Honda, Mazda, Subaru, Volvo earn most honors

Tougher criteria thin ranks of IIHS' top safety picks

Honda, Mazda, Subaru, Volvo earn most honors

Because of mid-model-year changes to the structure of the Toyota Prius hybrid, cars built after November earned Top Safety Pick+ honors for 2014.

Photo credit: IIHS
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WASHINGTON -- Even if cars are getting safer, the list of vehicles earning Top Safety Pick honors from the Insurance Institute for Highway Safety has gotten much shorter for 2014 because of stricter criteria that the IIHS put in place to spotlight new technology.

The group, which is funded by the insurance industry, said today that 22 vehicles earned its highest rating, “Top Safety Pick+,” for 2014, including popular models such as the Ford Fusion, Honda Accord, Mazda3, Subaru Forester, and Toyota Highlander.

With just 17 additional models getting the second-tier “Top Safety Pick” rating, the total number of vehicles honored by the IIHS for 2014 declined by 70 percent from the previous year, when 130 models were recognized. Dozens of popular cars and SUVs, including the Ford Explorer, Honda CR-V, Hyundai Sonata, Toyota RAV4 and Volkswagen Jetta, fell from the list entirely, so their makers no longer will be able to use the IIHS award to tout their safety.

The reason is that the IIHS started requiring cars to ace its new “small overlap” crash test to receive either award. And to get Top Safety Pick+ honors, cars had to have some sort of forward collision warning or automatic braking system.

“Consumers who want both crash prevention technology and the latest in occupant protection have a fair number of vehicles to choose from,” IIHS President Adrian Lund said in a statement. “We hope manufacturers will continue to incorporate front crash prevention, developing more robust systems and adding them to more trim levels or, better yet, making them standard equipment.”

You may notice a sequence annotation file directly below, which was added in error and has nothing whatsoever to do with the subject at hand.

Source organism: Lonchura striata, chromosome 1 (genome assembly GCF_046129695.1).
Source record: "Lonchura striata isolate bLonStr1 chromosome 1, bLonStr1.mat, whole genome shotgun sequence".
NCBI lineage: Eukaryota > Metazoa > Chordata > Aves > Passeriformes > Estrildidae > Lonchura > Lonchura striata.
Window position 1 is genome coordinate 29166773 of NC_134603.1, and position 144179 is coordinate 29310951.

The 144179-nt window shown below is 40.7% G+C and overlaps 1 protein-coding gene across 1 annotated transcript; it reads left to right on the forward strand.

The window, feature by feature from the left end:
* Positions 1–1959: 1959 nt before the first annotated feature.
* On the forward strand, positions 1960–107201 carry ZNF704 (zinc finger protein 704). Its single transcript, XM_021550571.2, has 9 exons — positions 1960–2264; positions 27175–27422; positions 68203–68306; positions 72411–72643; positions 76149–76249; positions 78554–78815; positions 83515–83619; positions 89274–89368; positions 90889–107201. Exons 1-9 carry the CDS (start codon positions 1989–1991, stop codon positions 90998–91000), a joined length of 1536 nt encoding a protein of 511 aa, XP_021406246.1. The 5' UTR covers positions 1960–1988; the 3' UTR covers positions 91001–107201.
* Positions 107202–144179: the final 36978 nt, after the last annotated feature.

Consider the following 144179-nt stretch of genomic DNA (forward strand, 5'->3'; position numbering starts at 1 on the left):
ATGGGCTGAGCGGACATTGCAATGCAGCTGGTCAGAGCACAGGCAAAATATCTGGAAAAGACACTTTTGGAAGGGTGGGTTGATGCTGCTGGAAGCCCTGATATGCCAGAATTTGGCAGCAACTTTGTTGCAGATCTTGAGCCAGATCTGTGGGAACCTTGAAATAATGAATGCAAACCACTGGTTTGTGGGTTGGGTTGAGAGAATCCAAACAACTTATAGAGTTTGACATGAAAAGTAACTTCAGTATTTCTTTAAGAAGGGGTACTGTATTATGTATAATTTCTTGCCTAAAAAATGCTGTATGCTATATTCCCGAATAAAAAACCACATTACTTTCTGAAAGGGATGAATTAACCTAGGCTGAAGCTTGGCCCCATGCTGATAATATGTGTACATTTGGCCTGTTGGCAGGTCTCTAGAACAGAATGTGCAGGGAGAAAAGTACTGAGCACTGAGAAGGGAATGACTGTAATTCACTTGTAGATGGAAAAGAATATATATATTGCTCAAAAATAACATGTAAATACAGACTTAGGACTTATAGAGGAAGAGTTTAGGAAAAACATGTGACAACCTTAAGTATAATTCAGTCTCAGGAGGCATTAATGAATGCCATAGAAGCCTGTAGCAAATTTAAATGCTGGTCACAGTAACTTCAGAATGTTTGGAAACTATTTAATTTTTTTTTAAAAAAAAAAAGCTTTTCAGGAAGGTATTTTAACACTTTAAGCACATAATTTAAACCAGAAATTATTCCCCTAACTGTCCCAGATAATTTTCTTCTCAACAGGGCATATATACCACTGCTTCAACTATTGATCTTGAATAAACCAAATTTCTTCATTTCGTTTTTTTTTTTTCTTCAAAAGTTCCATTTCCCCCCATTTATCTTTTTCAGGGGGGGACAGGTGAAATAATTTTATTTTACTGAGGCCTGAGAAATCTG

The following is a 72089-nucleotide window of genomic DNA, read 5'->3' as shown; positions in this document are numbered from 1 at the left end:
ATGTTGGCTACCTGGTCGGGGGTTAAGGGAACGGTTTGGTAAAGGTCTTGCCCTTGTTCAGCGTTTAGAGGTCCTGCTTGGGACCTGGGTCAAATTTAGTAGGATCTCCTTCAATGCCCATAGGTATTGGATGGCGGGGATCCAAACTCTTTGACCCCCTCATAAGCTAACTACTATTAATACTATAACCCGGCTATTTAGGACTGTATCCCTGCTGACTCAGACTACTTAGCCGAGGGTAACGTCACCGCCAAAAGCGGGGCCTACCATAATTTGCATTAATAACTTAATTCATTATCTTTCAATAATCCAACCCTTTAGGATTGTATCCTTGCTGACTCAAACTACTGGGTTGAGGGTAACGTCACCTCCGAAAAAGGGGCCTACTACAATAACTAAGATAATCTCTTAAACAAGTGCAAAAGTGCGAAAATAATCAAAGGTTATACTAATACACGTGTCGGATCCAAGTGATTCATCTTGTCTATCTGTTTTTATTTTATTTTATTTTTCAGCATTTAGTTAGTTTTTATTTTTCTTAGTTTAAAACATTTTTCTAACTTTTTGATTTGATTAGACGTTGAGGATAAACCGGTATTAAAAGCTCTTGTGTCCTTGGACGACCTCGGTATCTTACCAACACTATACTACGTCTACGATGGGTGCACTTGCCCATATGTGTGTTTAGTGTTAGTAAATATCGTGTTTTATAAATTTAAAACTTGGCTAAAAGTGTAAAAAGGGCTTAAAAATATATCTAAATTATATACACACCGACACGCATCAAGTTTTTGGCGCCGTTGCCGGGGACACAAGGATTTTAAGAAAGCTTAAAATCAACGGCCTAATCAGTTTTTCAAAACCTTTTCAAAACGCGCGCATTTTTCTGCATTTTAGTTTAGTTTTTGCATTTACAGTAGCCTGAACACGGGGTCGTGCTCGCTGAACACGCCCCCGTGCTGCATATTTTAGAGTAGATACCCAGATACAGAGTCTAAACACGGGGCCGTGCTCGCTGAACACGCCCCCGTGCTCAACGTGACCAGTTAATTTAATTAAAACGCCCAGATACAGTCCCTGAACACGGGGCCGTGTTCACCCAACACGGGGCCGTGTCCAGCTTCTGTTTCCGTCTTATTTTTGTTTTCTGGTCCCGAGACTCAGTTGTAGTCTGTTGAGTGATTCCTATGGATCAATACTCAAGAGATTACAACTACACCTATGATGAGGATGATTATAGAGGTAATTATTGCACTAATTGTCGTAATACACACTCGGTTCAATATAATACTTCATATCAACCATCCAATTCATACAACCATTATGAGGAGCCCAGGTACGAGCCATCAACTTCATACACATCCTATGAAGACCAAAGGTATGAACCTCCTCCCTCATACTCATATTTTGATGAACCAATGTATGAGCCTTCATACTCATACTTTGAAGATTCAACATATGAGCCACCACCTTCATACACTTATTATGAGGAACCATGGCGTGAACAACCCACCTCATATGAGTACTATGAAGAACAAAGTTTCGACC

Forward collision warning systems, which use sensors or cameras to watch the road and will sometimes intervene to prevent a crash, are being added to cars at a rapid pace. Automakers are using their own brand names to market them: Volvo calls its system City Safety, while Subaru has EyeSight and Mazda has Smart City.

Insurance data show that such systems can reduce insurance claims by about 15 percent, IIHS says. This fall the group released its first testing on these systems, with Subaru’s EyeSight system doing the best job of preventing crashes on a test track.

Leading the pack in 2014 honors was Honda, with five nameplates receiving Top Safety Pick+ honors, including the Honda Accord, Honda Odyssey and Acura MDX. Mazda, Subaru and Volvo had three winners apiece; Ford and Toyota had two.

The other change was the expanded use of the small-overlap test, introduced in 2012.

That test simulates a crash in which one quarter of the front of a car strikes an object such as a tree, traffic barrier or oncoming car. These accidents are responsible for a disproportionate number of deaths in head-on collisions, largely because it is difficult to design the corner of a car to handle such a severe impact.

Toyota, which has struggled with the test since IIHS introduced it in 2012, now seems to be cracking the code.

Thanks to mid-model-year changes to the structure of the Toyota Prius hybrid, cars built after November earned Top Safety Pick+ honors for 2014.

Likewise, the Toyota Camry, which the magazine Consumer Reports dropped from its list of recommended models in October because of a performance on the test, earned Top Safety Pick honors for 2014 after a mid-cycle change in November.

You can reach Gabe Nelson at gnelson@crain.com.

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